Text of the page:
These are some examples and a brief introduction to different ways of thinking about care and the means for its provision. In truth, it is unclear what the future holds. We often talk about ‘risk’ in care – risk to vulnerable individuals, groups or organisations – and to some these solutions may seem unnecessarily risky. But what is clear is that we can no longer talk only about risk to one individual, group or piece of the system, but of the failings of the system itself.

When we take a longer term view and understand the consequences of bureaucratic and free market thinking on human welfare, it is arguably more risky to leave things the way they are. Rethinking care should be a priority.

Given the certainty that we will all need care and support as we move through life, we should be very concerned about our leader’s willingness to accept the social consequences of economic ‘improvement’, and the modelling of our care delivery systems on decision making frameworks such as those designed to maximize efficiency in large For-Profits, such as Sports Direct.

The commons gives us a framework and generative power to take affirmative individual and collective action ourselves now, holding decision makers accountable and looking at how we can create, organize and manage our common resources as communities of free people.

References

Basu, S & Stuckler, D (2013) The Body Economic: Why Austerity Kills. New York. Basic Books.

Bollier, D & Helfrich, S (2012) Introduction: The Commons as a Transformative Vision in The Wealth of the Commons: A World beyond Market and State. Amherst, MA. Levellers Press.

Bollier, D & Helfrich, S (2015) Patterns of Commoning. Amherst, MA. Levellers Press.

Bollier, D & Weston, B (2012) Green Governance: Ecological Survival, Human Rights and the Law of the Commons in The Wealth of the Commons: A World beyond Market and State. Amherst, MA. Levellers Press.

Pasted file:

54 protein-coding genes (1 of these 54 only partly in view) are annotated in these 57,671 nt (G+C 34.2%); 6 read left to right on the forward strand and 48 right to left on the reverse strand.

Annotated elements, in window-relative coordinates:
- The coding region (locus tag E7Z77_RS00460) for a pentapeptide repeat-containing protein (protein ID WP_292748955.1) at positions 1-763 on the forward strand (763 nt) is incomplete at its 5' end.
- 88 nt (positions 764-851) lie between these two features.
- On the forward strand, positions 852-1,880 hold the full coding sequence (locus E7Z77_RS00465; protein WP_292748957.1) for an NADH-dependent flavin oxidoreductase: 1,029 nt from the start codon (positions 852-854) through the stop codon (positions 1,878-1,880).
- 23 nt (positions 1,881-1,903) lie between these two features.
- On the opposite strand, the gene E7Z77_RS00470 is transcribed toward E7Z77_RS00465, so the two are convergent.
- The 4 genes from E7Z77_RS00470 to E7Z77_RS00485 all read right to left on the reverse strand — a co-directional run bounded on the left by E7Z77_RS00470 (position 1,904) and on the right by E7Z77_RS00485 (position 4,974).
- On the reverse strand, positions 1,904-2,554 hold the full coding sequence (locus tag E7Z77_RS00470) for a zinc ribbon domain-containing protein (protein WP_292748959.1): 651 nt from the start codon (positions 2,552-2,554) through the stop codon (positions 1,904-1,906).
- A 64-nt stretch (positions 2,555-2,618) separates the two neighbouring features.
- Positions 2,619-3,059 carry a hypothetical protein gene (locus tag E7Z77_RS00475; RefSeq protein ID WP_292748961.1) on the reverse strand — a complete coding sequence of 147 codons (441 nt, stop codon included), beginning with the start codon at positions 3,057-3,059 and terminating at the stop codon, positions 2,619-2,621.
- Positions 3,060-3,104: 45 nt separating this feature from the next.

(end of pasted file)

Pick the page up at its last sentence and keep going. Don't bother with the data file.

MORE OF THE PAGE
De Angelis, M (2012) Crises, Capital and Co-optation: Does Capital Need a Commons Fix? in The Wealth of the Commons: A World beyond Market and State. Amherst, MA. Levellers Press.

Doyal, L & Gough, I (1991) A Theory of Human Need. New York. Palgrave Macmillan.

Gough, I (1994) Economic Institutions and the Satisfaction of Human Need. Journal of Economic Issues Volume 28 Issue 1 Pages 25-66

Griffin, V. McGrath, L  & Mundy, E (2015) The Psychological Impact of Austerity: A Briefing Paper. Psychologists Against Austerity. Published online at https://psychagainstausterity.wordpress.com

Habermann, F (2012) We Are Not Born As Egoists in The Wealth of the Commons: A World beyond Market and State. Amherst, MA. Levellers Press.

Harvey, D (2007) A Brief History of Neoliberalism. Oxford. Oxford University Press.

Jackson, R (2015) Who Cares? The Impact of Ideology, Regulation and Marketization on the Quality of Life for People with Intellectual Disability. Sheffield. The Centre for Welfare Reform.

Kratzwald, B (2012) Rethinking the Social Welfare State in Light of the Commons in The Wealth of the Commons: A World beyond Market and State. Amherst, MA. Levellers Press.

Lutz, M (1999) Economics for the Common Good: Two Centuries of Social Economic Thought in the Humanist Tradition. New York. Routledge.

Meretz, S (2012) The Structural Communality of Commons in The Wealth of the Commons: A World beyond Market and State. Amherst, MA. Levellers Press.

Postle, D (2016) ‘Nature’ v ‘Civilisation’: End of Life Notice. Published online at https://wildernessweb.org/2016/04/21/nature-v-civilisation-end-of-life-notice/

Restakis, J (2011) Humanizing the Economy: Cooperatives in the Age of Capital. Gabriola Island, BC Canada. New Society Publishers.

Ryan, W (1971) Blaming the Victim. New York. Pantheon Books.

Verhaeghe, P (2014) What About Me? The struggle for identity in a market-based society. London. Scribe UK.

The publisher is the Centre for Welfare Reform.

Beyond Efficiency: Care and the Commons © Thomas Allan 2016.

Posted here by permission of the Centre for Welfare Reform

The psyCommoner: Nature vs Civilization

August 9, 2016 § Leave a comment

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Guest post by Thomas Allan

Around this time of year it’s common to see newspaper and magazine articles featuring the wild: wild swimming, wild gardens, wild food, wild camping, wild running, hidden beaches and lost lanes.

These representations of a variety of human activities in the wild are usually set against a backdrop of rare spaces of natural beauty. Ancient woodlands with spectacular spreads of bluebells, beautiful lakes and wooded dingles cut into hills, meadows where Owls and Kestrels hunt. These exuberant and fertile landscapes awaken our senses, helping us get back in touch with our selves, with nature and leave the real world behind.